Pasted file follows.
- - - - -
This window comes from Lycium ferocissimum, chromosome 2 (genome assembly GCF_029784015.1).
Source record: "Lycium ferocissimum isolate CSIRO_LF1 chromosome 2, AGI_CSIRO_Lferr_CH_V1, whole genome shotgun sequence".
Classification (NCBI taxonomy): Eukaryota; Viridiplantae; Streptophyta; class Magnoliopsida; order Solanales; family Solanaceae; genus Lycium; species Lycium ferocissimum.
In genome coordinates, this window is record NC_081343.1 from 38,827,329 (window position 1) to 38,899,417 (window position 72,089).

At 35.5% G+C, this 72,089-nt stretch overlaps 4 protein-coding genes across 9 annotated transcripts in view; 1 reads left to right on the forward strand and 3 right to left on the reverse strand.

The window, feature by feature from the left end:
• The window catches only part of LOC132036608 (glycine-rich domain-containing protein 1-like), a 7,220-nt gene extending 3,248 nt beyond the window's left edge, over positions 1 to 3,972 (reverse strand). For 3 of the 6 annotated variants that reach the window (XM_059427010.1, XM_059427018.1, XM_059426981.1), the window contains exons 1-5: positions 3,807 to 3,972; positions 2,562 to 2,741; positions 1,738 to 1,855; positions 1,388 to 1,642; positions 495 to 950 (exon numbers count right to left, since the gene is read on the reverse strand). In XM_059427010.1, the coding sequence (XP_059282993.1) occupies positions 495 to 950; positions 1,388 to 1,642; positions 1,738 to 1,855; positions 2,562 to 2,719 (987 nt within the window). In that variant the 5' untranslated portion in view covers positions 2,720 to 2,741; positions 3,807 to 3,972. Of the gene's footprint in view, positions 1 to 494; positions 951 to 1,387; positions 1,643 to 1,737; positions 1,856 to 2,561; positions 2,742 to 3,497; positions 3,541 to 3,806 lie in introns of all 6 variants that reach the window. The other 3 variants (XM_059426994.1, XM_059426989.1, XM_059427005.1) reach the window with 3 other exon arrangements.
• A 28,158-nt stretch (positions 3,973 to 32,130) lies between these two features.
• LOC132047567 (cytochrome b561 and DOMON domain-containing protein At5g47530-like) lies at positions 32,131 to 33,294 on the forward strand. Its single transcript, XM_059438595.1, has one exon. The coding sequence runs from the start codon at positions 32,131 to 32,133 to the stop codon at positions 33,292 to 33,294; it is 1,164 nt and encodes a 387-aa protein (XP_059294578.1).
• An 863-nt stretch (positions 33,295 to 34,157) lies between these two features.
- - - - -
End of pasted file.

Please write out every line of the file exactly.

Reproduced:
This window comes from Lycium ferocissimum, chromosome 2 (genome assembly GCF_029784015.1).
Source record: "Lycium ferocissimum isolate CSIRO_LF1 chromosome 2, AGI_CSIRO_Lferr_CH_V1, whole genome shotgun sequence".
Classification (NCBI taxonomy): Eukaryota; Viridiplantae; Streptophyta; class Magnoliopsida; order Solanales; family Solanaceae; genus Lycium; species Lycium ferocissimum.
In genome coordinates, this window is record NC_081343.1 from 38,827,329 (window position 1) to 38,899,417 (window position 72,089).

At 35.5% G+C, this 72,089-nt stretch overlaps 4 protein-coding genes across 9 annotated transcripts in view; 1 reads left to right on the forward strand and 3 right to left on the reverse strand.

The window, feature by feature from the left end:
• The window catches only part of LOC132036608 (glycine-rich domain-containing protein 1-like), a 7,220-nt gene extending 3,248 nt beyond the window's left edge, over positions 1 to 3,972 (reverse strand). For 3 of the 6 annotated variants that reach the window (XM_059427010.1, XM_059427018.1, XM_059426981.1), the window contains exons 1-5: positions 3,807 to 3,972; positions 2,562 to 2,741; positions 1,738 to 1,855; positions 1,388 to 1,642; positions 495 to 950 (exon numbers count right to left, since the gene is read on the reverse strand). In XM_059427010.1, the coding sequence (XP_059282993.1) occupies positions 495 to 950; positions 1,388 to 1,642; positions 1,738 to 1,855; positions 2,562 to 2,719 (987 nt within the window). In that variant the 5' untranslated portion in view covers positions 2,720 to 2,741; positions 3,807 to 3,972. Of the gene's footprint in view, positions 1 to 494; positions 951 to 1,387; positions 1,643 to 1,737; positions 1,856 to 2,561; positions 2,742 to 3,497; positions 3,541 to 3,806 lie in introns of all 6 variants that reach the window. The other 3 variants (XM_059426994.1, XM_059426989.1, XM_059427005.1) reach the window with 3 other exon arrangements.
• A 28,158-nt stretch (positions 3,973 to 32,130) lies between these two features.
• LOC132047567 (cytochrome b561 and DOMON domain-containing protein At5g47530-like) lies at positions 32,131 to 33,294 on the forward strand. Its single transcript, XM_059438595.1, has one exon. The coding sequence runs from the start codon at positions 32,131 to 32,133 to the stop codon at positions 33,292 to 33,294; it is 1,164 nt and encodes a 387-aa protein (XP_059294578.1).
• An 863-nt stretch (positions 33,295 to 34,157) lies between these two features.